* South Sudan’s currency battered by conflict
* Oil output tumbled, crude prices have fallen
* Most South Sudanese subsistence farmers, herders (Adds details of shift to floating rate)
By Denis Dumo
JUBA, Dec 15 (Reuters) - South Sudan abandoned its official fixed exchange rate and moved to a floating rate on Tuesday, Finance Minister David Deng Athorbei said.
The central bank had held onto a fixed official rate of 2.95 South Sudanese pounds per dollar even as the currency fell steadily in value on the unofficial market after conflict erupted in the world’s newest nation in December 2013.
“The current fixed exchange rate of South Sudan Pound against U.S. dollar will be abandoned,” Deng Athorbei said on state television late on Monday.
As of midnight Monday-Tuesday, he said the level of the pound “will be based on market forces.”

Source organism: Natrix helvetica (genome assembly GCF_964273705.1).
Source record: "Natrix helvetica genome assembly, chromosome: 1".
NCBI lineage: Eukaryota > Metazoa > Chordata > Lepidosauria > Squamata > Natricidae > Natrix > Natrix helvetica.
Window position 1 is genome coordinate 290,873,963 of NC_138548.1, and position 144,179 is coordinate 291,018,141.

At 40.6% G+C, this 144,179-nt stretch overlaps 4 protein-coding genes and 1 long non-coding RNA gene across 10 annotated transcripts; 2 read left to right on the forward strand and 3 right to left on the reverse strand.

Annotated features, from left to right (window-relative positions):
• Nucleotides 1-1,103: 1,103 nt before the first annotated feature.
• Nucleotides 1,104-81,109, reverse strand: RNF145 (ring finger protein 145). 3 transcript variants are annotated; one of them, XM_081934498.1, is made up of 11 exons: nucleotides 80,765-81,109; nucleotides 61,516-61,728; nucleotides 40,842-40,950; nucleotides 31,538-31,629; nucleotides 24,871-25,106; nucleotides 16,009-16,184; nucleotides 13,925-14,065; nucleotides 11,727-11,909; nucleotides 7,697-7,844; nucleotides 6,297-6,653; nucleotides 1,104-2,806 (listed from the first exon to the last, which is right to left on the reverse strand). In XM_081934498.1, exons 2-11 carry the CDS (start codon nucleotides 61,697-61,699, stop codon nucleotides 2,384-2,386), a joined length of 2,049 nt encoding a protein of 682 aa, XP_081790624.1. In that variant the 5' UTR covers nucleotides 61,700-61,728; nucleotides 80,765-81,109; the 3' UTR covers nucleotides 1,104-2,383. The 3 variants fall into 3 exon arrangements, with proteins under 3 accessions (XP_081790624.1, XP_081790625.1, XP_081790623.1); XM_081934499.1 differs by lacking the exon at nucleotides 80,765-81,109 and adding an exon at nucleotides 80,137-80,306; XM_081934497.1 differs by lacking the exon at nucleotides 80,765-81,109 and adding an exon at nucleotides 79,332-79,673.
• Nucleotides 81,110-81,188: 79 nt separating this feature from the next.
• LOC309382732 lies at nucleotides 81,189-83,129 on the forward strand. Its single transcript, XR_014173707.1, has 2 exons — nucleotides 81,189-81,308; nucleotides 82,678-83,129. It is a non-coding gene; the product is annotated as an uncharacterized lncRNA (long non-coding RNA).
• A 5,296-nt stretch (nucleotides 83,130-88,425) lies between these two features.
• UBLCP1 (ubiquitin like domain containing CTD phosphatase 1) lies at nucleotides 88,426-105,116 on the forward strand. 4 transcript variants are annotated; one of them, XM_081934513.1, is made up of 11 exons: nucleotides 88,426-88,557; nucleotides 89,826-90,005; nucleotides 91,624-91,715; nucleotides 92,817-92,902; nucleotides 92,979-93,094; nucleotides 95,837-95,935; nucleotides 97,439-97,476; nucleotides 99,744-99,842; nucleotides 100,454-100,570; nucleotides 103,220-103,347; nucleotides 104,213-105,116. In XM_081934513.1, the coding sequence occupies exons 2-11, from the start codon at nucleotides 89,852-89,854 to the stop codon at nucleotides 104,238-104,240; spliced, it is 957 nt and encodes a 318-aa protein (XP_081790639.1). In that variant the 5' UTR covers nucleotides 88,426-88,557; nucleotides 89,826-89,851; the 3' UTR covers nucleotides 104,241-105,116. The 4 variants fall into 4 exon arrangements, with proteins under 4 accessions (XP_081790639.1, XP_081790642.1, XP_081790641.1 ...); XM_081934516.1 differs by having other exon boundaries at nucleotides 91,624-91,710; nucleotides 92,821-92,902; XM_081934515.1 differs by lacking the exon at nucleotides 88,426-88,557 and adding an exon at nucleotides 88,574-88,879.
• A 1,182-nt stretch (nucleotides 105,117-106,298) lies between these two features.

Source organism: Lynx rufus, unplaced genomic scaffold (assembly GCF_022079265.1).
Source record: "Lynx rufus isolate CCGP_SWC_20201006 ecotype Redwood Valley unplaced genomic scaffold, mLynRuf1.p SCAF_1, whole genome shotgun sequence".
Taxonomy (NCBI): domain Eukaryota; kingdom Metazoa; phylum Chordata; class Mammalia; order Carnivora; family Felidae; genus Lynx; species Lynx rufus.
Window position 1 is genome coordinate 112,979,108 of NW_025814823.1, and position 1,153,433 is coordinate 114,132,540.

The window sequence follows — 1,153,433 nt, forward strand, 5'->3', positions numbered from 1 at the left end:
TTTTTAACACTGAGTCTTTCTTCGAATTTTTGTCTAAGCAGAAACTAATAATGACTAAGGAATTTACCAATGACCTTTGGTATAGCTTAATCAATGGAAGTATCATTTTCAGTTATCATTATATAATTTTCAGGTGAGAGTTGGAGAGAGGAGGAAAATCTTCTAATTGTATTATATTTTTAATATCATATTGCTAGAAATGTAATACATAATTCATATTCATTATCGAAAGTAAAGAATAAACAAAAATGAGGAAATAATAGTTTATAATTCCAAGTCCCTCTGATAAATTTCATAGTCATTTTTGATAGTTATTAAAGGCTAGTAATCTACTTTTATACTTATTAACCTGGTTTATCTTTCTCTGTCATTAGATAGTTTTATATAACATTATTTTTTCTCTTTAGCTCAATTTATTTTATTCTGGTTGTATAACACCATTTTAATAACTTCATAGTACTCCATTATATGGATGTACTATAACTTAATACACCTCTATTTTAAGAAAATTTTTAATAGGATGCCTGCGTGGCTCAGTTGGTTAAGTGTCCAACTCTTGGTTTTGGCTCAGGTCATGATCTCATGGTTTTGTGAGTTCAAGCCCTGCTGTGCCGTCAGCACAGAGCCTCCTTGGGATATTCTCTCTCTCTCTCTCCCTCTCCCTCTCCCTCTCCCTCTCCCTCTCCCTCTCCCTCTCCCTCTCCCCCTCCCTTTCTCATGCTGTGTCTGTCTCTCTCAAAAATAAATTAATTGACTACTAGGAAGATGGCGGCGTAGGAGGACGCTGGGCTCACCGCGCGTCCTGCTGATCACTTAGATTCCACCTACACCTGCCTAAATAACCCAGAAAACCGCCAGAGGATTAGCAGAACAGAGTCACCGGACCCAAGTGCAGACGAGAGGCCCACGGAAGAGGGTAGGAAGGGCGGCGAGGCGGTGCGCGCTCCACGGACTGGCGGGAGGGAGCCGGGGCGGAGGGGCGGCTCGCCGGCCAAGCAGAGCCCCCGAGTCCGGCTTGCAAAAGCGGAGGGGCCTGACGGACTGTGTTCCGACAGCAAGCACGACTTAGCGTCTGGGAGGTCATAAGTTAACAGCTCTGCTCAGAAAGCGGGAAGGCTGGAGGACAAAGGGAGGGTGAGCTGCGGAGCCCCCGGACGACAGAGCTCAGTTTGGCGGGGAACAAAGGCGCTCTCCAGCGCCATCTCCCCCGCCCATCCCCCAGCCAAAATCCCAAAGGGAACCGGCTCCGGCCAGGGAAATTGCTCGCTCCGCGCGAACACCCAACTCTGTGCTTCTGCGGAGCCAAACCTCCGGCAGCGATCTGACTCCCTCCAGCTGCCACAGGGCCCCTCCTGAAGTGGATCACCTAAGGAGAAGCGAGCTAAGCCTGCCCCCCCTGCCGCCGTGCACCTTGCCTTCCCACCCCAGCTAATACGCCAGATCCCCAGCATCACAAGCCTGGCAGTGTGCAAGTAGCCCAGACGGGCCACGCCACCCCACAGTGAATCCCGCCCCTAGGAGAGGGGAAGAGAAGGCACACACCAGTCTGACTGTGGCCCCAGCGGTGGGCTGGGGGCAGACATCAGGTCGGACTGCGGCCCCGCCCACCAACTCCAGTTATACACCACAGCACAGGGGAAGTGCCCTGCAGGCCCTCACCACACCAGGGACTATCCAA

The South Sudanese pound was quoted by dealers in the open market at 16 to the dollar on Tuesday.
Traders and ordinary South Sudanese have struggled to secure dollars to pay for even basic imports or other essential items as the conflict has cut oil production and global crude prices have slid.
The minister also said efforts would be made to help the most disadvantaged by raising salaries where necessary.
Most of South Sudan’s 11 million people are subsistence farmers or herders without regular incomes.
Oil had been the biggest source of income for South Sudan, which gained independence from Sudan in 2011. Production now stands at about 165,000 barrels per day, having fallen from around 245,000 barrels per day before conflict erupted.
Reporting by Denis Dumo; Writing by Edmund Blair; Editing by Edith Honan and Catherine Evans